Also, let it never be forgotten the power that major studios have in hawking their films to the Academy. Green Book was backed by one of the titans of the industry, Universal, and had a strong marketing campaign leading up to the ceremony that undoubtedly helped propel it to victory. In truth, this subtle, behind-the-scenes work in earning an Oscar often goes unnoticed by the general audience, leading to shocking results such as this year’s decision or previous unforeseen victors like Crash. What most fail to recognize, though, is that in 2005, the production company behind Crash had subtlety been engaged in a campaign that gave the film a perfectly-timed boost going into awards season, just as the winds began to turn against Brokeback Mountain, and its impact started to wane. Similarly, many films this year that were Oscar-caliber did not even secure nominations due to poor marketing by studios. The Neil Armstrong biopic First Man is the best example of this, as it was led by decorated actors Ryan Gosling and Claire Foy and plugged as the next Academy Award-winning feature by La La Land’s director Damien Chazelle, but it just barely missed the mark of making it into the running, a fact attributed mostly to the lack of a campaign by producer Universal. Therefore, it is not surprising to believe that Green Book followed a similar trajectory as Crash under the guidance of a capable marketing team that allowed its star to rise at just the right moment and beat out other films that burnt-out going into the ceremony.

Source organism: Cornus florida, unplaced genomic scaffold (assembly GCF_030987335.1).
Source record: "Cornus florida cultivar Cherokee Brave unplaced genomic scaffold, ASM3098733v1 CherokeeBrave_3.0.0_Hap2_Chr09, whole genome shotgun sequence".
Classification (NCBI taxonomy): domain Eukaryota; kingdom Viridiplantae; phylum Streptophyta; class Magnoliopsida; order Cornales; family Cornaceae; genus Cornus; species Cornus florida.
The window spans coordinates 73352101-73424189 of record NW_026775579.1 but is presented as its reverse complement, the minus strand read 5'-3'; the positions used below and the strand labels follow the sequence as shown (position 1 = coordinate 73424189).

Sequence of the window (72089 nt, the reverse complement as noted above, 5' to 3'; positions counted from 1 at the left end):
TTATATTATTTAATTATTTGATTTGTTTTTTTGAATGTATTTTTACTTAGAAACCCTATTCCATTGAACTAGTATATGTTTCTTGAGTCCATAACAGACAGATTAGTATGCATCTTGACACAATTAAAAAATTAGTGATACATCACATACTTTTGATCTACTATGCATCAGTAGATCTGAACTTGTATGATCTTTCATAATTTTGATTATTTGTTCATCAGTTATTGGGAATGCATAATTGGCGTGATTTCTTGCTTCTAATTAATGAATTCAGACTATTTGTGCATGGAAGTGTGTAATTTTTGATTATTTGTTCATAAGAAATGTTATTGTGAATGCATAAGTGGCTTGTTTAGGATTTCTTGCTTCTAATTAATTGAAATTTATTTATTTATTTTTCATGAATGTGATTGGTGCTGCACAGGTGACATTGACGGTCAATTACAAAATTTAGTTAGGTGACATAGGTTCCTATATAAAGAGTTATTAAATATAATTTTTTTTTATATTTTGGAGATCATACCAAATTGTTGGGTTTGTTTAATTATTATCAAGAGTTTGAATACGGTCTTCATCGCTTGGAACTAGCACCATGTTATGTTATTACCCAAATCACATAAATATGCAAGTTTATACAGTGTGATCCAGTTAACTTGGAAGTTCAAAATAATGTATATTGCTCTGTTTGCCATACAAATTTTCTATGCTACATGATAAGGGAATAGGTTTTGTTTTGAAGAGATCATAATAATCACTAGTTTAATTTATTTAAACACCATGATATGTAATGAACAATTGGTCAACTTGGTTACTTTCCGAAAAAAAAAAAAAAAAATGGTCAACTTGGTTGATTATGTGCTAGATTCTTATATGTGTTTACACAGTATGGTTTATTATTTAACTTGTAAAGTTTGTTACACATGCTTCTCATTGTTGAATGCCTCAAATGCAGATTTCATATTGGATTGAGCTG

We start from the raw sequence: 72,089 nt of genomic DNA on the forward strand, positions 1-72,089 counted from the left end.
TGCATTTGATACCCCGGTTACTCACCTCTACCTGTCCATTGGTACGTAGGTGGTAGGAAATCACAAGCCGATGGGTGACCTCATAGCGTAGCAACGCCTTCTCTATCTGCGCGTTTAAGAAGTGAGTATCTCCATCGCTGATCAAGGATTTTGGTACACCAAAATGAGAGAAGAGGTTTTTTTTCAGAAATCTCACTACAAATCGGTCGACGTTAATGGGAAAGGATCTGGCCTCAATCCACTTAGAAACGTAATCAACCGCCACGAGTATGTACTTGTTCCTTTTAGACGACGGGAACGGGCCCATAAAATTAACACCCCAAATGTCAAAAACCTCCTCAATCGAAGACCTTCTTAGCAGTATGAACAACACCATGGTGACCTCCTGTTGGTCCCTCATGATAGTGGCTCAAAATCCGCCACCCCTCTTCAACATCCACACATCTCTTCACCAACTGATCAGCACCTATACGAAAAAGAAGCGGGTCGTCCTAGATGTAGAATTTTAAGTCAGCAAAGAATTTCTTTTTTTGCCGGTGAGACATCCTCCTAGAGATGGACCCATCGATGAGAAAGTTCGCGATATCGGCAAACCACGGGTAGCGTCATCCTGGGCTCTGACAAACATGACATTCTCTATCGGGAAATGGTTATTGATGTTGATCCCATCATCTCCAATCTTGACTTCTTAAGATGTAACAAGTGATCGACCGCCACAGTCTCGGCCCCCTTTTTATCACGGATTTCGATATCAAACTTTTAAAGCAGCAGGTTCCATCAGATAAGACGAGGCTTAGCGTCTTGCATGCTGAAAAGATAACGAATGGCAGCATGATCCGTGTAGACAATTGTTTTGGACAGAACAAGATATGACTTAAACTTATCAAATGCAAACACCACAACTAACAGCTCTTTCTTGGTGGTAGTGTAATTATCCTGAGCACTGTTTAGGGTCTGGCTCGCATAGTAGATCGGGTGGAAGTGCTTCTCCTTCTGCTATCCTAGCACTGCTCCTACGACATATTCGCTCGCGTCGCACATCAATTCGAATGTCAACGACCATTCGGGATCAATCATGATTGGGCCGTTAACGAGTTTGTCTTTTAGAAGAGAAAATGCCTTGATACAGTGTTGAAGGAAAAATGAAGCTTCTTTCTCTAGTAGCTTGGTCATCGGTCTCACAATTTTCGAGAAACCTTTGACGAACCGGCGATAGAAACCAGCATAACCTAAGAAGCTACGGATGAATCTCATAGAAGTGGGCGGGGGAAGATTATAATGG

Now, though, it is important to reflect on the fact that, although it may have been surprising that Green Book took home the award for Best Picture, this decision should not be decried nor the movie itself villainized. The former point has already been described ad nauseum. The second, though, is less important. Many critics of Green Book have cited its handling of the issue of race as the chief bone of contention, declaring that because it was written by white men, its depiction of African Americans and their plight in the South must undoubtedly be skewed and inaccurate. Moreover, many more have claimed that the ideas presented within this film either marginalize the race issue or poorly handle it by providing the simple message of, “Racism is bad, but we can work it out.” In order to set the record straight, it is important to keep in mind that this is not a movie for African Americans in the way Black Panther or BlacKkKlansman is. Green Book is not trying to be a film about representation of blacks or attempting to provide a nuanced opinion of the slave issue. That is why Mahershala Ali was nominated for a Supporting Actor, not Leading Actor position. This movie is entirely about white people and, particularly, white Northerners who during the Civil Rights Era and subsequent times of Jim Crow and segregation, were blinded by prejudice. The main character of Green Book is an Italian-American from New York who is the perfect embodiment of close to every faction of white society in the North; Tony Vallelonga is a prejudiced, but not racist, man who looks at anyone who is not like him or his family, especially African Americans, as different, and therefore bad. The point throughout this movie then, as so eloquently explained in Green Book’s marketing, is that “Genius is not enough. It takes courage to change people’s hearts.” This line can be interpreted to be a general statement about overcoming prejudice, but it really applies directly to Tony’s relationship with Dr. Shirley, the gifted African American pianist who he drives on a concert tour through the Deep South. Tony is not a smart man; he openly admits that. It was his courage to take this job, though, to live and drive for and African American and force himself to see the true, awful face of segregation, racism, and hate in the South that made him understand how deeply flawed his own, albeit less vicious, undoubtedly still wrong prejudices were. That is the moral of this movie; not that, “racism is bad,” or “we can all get along,” but pointing the finger at the white viewing audience, the Tony’s of the world who believe their worldview is not so skewed as to be harmful, and declare, “You are complicit. You are a part of the problem because racism starts with prejudice and hate boils over from fear.”